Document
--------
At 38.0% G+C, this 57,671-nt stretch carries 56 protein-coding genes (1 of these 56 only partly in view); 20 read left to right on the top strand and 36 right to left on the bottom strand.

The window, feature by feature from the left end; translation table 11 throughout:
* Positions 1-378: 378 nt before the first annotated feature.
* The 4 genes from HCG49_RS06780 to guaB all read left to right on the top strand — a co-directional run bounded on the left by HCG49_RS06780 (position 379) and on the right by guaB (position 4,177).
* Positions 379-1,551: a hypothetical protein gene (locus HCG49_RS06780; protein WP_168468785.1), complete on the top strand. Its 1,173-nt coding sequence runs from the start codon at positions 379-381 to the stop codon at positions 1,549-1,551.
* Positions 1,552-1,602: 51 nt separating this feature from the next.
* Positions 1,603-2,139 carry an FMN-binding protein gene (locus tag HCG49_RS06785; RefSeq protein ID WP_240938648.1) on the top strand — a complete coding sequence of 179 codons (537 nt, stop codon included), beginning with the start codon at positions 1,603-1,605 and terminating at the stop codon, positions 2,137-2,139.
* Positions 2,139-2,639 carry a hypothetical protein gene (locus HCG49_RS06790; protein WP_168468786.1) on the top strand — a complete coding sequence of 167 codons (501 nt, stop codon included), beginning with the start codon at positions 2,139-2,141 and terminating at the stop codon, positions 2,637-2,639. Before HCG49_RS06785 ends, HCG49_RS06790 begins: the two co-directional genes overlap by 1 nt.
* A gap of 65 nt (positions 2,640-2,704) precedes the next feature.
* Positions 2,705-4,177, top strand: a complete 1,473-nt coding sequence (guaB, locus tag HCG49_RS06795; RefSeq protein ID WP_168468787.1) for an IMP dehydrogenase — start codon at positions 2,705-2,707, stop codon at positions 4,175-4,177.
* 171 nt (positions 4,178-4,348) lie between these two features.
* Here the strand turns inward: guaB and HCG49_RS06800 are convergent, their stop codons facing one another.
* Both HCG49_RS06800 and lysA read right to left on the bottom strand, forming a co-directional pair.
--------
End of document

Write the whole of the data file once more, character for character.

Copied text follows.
At 38.0% G+C, this 57,671-nt stretch carries 56 protein-coding genes (1 of these 56 only partly in view); 20 read left to right on the top strand and 36 right to left on the bottom strand.

The window, feature by feature from the left end; translation table 11 throughout:
* Positions 1-378: 378 nt before the first annotated feature.
* The 4 genes from HCG49_RS06780 to guaB all read left to right on the top strand — a co-directional run bounded on the left by HCG49_RS06780 (position 379) and on the right by guaB (position 4,177).
* Positions 379-1,551: a hypothetical protein gene (locus HCG49_RS06780; protein WP_168468785.1), complete on the top strand. Its 1,173-nt coding sequence runs from the start codon at positions 379-381 to the stop codon at positions 1,549-1,551.
* Positions 1,552-1,602: 51 nt separating this feature from the next.
* Positions 1,603-2,139 carry an FMN-binding protein gene (locus tag HCG49_RS06785; RefSeq protein ID WP_240938648.1) on the top strand — a complete coding sequence of 179 codons (537 nt, stop codon included), beginning with the start codon at positions 1,603-1,605 and terminating at the stop codon, positions 2,137-2,139.
* Positions 2,139-2,639 carry a hypothetical protein gene (locus HCG49_RS06790; protein WP_168468786.1) on the top strand — a complete coding sequence of 167 codons (501 nt, stop codon included), beginning with the start codon at positions 2,139-2,141 and terminating at the stop codon, positions 2,637-2,639. Before HCG49_RS06785 ends, HCG49_RS06790 begins: the two co-directional genes overlap by 1 nt.
* A gap of 65 nt (positions 2,640-2,704) precedes the next feature.
* Positions 2,705-4,177, top strand: a complete 1,473-nt coding sequence (guaB, locus tag HCG49_RS06795; RefSeq protein ID WP_168468787.1) for an IMP dehydrogenase — start codon at positions 2,705-2,707, stop codon at positions 4,175-4,177.
* 171 nt (positions 4,178-4,348) lie between these two features.
* Here the strand turns inward: guaB and HCG49_RS06800 are convergent, their stop codons facing one another.
* Both HCG49_RS06800 and lysA read right to left on the bottom strand, forming a co-directional pair.